With the rainy season fast approaching and the humidity ramping up like an overly-confident Evil Knievel, June is perhaps one of the least favored months in Japan. However, with that said, this combination of conditions is precisely what is required for one of the more beautiful, natural sights: the glow of the firefly.
In her 1002 CE book Makura no Soshi (The Pillow Book), Sei Shōnagon, retainer to Empress Consort Teishi, mused on how elegant one feels when surrounded by the summer’s fireflies. But this fascination is not solely the preserve of ladies of Heian period courts, but to this day, in Japan, as much as spring means cherry blossoms, summer means fireflies.
For many Japanese, the viewing of fireflies has a nostalgic affect, casting their minds back to childhoods, perhaps sitting on their grandparents’ porch, watching them dance in the dusk as in these opening credits for popular TV show Hotaru no Hikari (Glow of the Butterfly), or of this elementary school song of the same name, popularized in the Meiji era to the tune of Auld Lang Syne.
For many children living in Nagoya, the bright lights and hustle and bustle of the city means that their chances to see these beautiful insects light up in the night skies are limited. It is for this reason that around the city firefly festivals (Hotaru Matsuri) are held at this time of year, when the mating seasons of the two types of firefly indigenous to the country, the genji-botaru and heike-botaru (for some reason named after rivaling clans during the Heian period) is in full swing.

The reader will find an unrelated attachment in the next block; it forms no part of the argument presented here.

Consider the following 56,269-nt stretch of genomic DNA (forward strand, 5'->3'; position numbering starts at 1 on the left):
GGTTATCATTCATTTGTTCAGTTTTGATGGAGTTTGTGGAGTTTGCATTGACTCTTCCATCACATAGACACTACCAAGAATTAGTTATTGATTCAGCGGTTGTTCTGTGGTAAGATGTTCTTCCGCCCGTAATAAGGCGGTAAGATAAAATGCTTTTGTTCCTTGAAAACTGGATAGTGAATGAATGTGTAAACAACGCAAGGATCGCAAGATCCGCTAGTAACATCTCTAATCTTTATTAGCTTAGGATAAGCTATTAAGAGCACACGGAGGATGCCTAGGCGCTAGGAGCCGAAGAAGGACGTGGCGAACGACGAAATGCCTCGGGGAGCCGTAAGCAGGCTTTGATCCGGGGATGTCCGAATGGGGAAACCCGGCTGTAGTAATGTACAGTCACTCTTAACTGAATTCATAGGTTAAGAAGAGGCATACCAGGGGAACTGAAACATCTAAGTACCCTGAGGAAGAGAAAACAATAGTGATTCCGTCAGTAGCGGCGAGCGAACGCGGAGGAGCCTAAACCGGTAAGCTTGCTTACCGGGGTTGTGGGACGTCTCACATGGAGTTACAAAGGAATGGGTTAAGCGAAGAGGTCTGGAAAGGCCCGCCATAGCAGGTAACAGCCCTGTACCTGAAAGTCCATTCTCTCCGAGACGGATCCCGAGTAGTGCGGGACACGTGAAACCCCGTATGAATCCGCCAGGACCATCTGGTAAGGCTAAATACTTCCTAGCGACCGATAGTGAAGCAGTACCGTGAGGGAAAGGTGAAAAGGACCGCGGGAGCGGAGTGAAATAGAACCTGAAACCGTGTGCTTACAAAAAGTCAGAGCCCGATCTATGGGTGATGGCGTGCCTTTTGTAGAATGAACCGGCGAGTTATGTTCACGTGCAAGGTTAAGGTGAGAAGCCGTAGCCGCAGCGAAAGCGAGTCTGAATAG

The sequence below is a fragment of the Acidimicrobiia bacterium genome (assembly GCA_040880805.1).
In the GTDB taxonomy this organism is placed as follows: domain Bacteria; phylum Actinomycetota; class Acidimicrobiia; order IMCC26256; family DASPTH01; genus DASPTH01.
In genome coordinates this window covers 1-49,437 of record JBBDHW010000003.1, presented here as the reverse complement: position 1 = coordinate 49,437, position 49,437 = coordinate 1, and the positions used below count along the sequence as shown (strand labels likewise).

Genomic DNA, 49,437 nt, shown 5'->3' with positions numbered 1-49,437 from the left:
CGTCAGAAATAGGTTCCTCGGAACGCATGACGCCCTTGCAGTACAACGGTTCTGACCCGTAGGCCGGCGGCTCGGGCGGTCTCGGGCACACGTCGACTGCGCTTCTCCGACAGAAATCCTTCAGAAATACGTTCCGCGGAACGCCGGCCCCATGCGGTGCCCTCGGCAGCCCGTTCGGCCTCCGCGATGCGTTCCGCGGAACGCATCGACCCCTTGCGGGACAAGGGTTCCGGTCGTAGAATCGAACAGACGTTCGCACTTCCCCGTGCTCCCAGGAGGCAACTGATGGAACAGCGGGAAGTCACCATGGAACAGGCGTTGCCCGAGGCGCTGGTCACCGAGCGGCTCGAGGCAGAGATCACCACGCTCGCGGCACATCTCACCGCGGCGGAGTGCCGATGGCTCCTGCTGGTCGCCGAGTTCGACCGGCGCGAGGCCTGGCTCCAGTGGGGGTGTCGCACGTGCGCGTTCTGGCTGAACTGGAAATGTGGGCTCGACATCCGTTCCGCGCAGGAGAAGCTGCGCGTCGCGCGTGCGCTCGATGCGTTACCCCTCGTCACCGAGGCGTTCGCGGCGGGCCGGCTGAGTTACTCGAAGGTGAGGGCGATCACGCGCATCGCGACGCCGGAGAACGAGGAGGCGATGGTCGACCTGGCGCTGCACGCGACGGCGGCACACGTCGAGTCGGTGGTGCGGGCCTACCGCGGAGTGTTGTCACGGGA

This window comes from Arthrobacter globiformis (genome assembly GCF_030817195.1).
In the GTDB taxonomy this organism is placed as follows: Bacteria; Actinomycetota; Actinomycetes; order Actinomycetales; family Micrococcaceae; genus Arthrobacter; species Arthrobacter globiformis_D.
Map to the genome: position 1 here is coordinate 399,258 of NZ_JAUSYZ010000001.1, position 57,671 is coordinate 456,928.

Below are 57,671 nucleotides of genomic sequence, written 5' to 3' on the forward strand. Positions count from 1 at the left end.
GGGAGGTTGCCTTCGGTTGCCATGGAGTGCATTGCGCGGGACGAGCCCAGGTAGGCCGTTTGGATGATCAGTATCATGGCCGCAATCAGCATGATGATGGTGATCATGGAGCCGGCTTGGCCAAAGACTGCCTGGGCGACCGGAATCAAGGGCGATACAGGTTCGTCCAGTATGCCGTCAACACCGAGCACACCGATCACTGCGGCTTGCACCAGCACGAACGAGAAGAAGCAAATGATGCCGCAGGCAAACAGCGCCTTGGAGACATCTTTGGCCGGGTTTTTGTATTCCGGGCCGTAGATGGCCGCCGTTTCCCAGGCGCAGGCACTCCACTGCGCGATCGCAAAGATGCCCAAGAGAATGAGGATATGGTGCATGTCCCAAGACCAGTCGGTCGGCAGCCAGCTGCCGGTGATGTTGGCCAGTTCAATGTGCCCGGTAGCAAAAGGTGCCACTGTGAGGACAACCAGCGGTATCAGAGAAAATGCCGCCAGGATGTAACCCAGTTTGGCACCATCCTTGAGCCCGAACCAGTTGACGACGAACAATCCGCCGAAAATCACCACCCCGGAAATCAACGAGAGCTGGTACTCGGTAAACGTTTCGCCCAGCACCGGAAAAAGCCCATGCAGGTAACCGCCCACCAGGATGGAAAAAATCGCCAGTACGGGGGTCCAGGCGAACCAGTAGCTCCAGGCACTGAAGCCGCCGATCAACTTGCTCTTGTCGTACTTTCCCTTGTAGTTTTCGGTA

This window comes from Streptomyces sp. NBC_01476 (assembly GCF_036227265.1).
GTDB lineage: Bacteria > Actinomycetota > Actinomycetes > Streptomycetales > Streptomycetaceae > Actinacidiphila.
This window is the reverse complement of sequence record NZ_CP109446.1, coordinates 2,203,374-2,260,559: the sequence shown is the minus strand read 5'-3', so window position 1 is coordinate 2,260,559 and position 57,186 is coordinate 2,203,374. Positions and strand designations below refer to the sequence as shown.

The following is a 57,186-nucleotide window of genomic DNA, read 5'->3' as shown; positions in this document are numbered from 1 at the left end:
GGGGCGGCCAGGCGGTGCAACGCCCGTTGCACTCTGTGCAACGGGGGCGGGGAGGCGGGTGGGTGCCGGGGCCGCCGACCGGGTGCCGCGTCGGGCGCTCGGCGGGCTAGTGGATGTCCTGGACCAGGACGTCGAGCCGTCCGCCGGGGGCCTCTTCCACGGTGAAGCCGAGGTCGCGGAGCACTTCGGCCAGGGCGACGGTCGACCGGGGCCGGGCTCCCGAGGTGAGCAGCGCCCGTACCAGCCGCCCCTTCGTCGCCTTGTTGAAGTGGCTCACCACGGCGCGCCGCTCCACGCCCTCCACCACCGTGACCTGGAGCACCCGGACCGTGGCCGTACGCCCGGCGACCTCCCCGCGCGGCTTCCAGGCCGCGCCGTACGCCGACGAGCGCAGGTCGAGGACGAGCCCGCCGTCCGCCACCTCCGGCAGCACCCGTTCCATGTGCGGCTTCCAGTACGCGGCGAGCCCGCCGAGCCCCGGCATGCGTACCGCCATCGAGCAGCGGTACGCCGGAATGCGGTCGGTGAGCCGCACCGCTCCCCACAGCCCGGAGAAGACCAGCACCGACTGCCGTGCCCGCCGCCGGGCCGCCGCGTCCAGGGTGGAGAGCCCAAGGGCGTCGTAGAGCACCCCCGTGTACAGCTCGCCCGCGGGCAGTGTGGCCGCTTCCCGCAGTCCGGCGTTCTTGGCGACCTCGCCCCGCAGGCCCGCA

These spots are great opportunities of children to convene with nature and enjoy the delights of this typical Japanese pastime, while creating memories that they will cherish for a lifetime.
Below are a few such festivals to which you may want to bring your children for an exciting evening, or just enjoy yourselves as adults.
Where better than to experience this most Japanese of activities than in front of this, the most Japanese buildings in the city.
Just a stone’s throw from the castle is Gokoku Jinja, and here too, at this small shrine, you can see the fireflies glow.
Kosho-ji in Yagato is one of the more spectacular Buddhist shrines in Nagoya, and each year near the So-mon gate it holds a Hosho-e ceremony, releasing animals into the wild. The summer event, at which from 20:15 children will release fireflies, teaches youngsters to respect the lives of all living creatures.
There are both genji-botaru and heike-botaru fireflies here at Obata Ryokuchi Greens Park. Just inside the main (honen) entrance to the park you will find details of where best to see the fireflies and an explanation of their habitat.
The best time for seeing the fireflies out at Aoiyama Ryokuchi is after 21:00, so it may be a little late for younger children.
By Mark Guthrie